While only the handle switch SWA has been shown and described as the detecting means for detecting starting operation for an electronic control device, it will be understood that the handle switch SWA may be replaced with the door switch SWB (in FIG. 3) for detecting opening and closing states of the vehicle door, or a switch adapted to be closed when the vehicle door is opened and operation of the handle of the door. Although the on-board electronic control device has been shown and described as forming part of the passive seat belt system, it will be appreciated that the on-board electronic control device may form part of other systems such as a power-operated window system, for example, arranged such that a window panel or glass can be closed when it is found that a driver has forgotten to close the window panel after an ignition switch is OFF state or turned OFF.

Patent Citations
Cited PatentFiling datePublication dateApplicantTitle
US3902074 *Dec 19, 1973Aug 26, 1975Mitsubishi Electric CorpEngine interlocking device
US3904884 *Oct 29, 1973Sep 9, 1975Mitsubishi Electric CorpSeat belt operation detector
US4107645 *May 22, 1972Aug 15, 1978Allied Chemical CorporationSeat belt system with starter engine lock and alarm
US4175633 *Mar 21, 1978Nov 27, 1979Daimler-Benz AktiengesellschaftInstallation for feeding the lock tongue and/or the belt band of a belt system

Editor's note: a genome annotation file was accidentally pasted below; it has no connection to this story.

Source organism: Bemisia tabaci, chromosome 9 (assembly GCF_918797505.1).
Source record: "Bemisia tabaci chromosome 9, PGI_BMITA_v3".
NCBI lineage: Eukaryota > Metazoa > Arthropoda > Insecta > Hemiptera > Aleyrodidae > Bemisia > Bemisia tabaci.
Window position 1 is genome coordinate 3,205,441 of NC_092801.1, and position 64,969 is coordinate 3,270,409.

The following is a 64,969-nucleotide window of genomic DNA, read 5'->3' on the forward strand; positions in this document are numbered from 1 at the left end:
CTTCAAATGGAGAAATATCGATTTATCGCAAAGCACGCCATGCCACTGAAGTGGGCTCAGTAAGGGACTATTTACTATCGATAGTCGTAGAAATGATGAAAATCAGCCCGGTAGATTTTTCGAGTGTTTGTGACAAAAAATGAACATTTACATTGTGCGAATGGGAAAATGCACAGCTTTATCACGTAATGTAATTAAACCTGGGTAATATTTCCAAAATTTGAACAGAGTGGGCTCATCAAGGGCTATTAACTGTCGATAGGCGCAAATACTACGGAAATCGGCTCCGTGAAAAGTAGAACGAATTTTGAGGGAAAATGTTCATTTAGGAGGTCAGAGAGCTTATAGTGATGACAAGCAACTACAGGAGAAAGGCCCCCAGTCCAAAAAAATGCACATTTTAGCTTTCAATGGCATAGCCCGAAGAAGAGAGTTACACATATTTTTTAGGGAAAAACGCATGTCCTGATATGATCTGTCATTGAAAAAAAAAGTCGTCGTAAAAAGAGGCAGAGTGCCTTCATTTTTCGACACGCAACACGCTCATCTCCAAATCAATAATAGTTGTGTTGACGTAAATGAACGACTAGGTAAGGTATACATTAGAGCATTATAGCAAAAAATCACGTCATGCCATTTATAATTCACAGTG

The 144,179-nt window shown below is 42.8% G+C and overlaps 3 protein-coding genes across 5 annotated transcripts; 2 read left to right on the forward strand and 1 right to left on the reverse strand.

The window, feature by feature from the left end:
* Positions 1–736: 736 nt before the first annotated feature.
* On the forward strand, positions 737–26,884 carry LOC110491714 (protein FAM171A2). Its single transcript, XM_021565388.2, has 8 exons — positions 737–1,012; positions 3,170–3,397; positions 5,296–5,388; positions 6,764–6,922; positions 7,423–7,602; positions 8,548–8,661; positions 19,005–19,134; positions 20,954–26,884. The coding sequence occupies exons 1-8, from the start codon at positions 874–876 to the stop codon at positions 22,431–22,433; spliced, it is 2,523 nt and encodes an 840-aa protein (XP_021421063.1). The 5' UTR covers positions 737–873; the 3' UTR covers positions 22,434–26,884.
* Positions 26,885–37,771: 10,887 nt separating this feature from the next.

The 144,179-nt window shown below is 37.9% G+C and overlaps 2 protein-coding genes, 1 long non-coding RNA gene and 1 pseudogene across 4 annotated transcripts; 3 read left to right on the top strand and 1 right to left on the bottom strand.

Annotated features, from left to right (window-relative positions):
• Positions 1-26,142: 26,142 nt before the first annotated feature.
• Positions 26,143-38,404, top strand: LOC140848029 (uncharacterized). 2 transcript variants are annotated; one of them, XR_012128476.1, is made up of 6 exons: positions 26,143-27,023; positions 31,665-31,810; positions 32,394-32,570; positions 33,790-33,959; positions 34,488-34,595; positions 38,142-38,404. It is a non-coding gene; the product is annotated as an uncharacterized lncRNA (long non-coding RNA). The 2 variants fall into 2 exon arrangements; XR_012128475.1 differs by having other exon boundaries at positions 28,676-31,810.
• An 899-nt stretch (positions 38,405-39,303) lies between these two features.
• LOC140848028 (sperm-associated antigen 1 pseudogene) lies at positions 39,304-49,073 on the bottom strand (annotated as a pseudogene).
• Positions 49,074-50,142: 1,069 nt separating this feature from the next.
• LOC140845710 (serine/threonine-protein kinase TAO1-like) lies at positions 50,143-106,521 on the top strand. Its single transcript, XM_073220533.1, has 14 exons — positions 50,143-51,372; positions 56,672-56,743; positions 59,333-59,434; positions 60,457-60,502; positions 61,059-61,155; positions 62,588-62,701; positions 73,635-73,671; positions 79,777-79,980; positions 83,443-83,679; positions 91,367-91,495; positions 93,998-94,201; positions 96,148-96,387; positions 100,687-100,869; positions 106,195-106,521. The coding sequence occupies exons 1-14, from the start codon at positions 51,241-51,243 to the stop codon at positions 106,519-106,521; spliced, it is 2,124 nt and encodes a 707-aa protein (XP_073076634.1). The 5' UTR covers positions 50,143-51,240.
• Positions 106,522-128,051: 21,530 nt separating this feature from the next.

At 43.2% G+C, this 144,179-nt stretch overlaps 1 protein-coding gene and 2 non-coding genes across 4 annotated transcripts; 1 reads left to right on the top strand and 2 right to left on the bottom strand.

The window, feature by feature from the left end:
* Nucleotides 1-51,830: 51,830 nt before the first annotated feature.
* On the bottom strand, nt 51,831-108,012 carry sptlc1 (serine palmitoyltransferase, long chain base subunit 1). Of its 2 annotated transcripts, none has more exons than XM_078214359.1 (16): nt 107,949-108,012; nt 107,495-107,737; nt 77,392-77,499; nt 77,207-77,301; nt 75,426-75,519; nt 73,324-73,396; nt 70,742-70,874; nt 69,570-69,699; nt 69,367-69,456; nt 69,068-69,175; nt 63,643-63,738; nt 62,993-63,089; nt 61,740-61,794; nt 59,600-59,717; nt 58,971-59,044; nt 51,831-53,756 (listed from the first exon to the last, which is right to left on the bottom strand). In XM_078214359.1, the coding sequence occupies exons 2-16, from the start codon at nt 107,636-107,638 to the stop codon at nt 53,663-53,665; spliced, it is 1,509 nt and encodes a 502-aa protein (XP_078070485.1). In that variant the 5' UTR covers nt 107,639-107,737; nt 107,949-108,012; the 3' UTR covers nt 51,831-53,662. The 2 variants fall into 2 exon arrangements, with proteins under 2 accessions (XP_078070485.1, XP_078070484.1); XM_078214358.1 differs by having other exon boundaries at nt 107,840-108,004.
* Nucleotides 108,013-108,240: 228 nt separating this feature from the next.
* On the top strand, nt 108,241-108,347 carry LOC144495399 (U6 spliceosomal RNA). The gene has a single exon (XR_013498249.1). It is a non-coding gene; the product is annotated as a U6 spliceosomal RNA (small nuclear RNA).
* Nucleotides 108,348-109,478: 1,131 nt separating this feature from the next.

JPS5833138A * Title not available
Referenced by
Citing PatentFiling datePublication dateApplicantTitle
US5559375 *Sep 15, 1994Sep 24, 1996Samsung Electronics Co., Ltd.Power window control system of an automotive vehicle
US6275017May 25, 2000Aug 14, 2001Daimlerchrysler CorporationStart-up circuit for voltage regulator with current foldback
US6806810 *Jan 24, 2003Oct 19, 2004Orlando C. RobinsonSeat belt shifter lock system
Classifications
U.S. Classification180/270, 280/802
International ClassificationB60R16/02, H02J9/00, B60R22/06, H02H7/18, B60R16/03
Cooperative ClassificationH02J9/005, B60R16/03
European ClassificationH02J9/00S
Legal Events
DateCodeEventDescription
Sep 28, 2000FPAYFee payment
Year of fee payment: 12
Sep 26, 1996FPAYFee payment
Year of fee payment: 8
Sep 24, 1992FPAYFee payment
Year of fee payment: 4
Dec 11, 1987ASAssignment
Owner name: NILES PARTS CO., LTD., 5-28-6, OMORINISHI, OTA-KU,
Owner name: NISSAN MOTOR CO., 2, TAKARA-CHO, KANAGAWA-KU, YOKO
Free format text: ASSIGNMENT OF ASSIGNORS INTEREST.;ASSIGNORS:KATAOKA, SACHIRO;IIZIMA, YOICHI;KUWAHARA, MASAJI;AND OTHERS;REEL/FRAME:004806/0628
Effective date: 19871130
Free format text: ASSIGNMENT OF ASSIGNORS INTEREST;ASSIGNORS:KATAOKA, SACHIRO;IIZIMA, YOICHI;KUWAHARA, MASAJI;AND OTHERS;REEL/FRAME:004806/0628